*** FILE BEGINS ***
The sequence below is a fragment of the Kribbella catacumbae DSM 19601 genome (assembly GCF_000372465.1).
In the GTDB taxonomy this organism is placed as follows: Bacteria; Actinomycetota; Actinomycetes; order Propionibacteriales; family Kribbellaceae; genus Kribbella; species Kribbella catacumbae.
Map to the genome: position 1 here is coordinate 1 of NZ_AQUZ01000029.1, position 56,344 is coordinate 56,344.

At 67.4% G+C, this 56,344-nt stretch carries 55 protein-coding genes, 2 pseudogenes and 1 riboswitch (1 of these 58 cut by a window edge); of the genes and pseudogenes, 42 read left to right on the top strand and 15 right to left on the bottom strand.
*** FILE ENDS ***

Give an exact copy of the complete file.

The sequence below is a fragment of the Kribbella catacumbae DSM 19601 genome (assembly GCF_000372465.1).
In the GTDB taxonomy this organism is placed as follows: Bacteria; Actinomycetota; Actinomycetes; order Propionibacteriales; family Kribbellaceae; genus Kribbella; species Kribbella catacumbae.
Map to the genome: position 1 here is coordinate 1 of NZ_AQUZ01000029.1, position 56,344 is coordinate 56,344.

At 67.4% G+C, this 56,344-nt stretch carries 55 protein-coding genes, 2 pseudogenes and 1 riboswitch (1 of these 58 cut by a window edge); of the genes and pseudogenes, 42 read left to right on the top strand and 15 right to left on the bottom strand.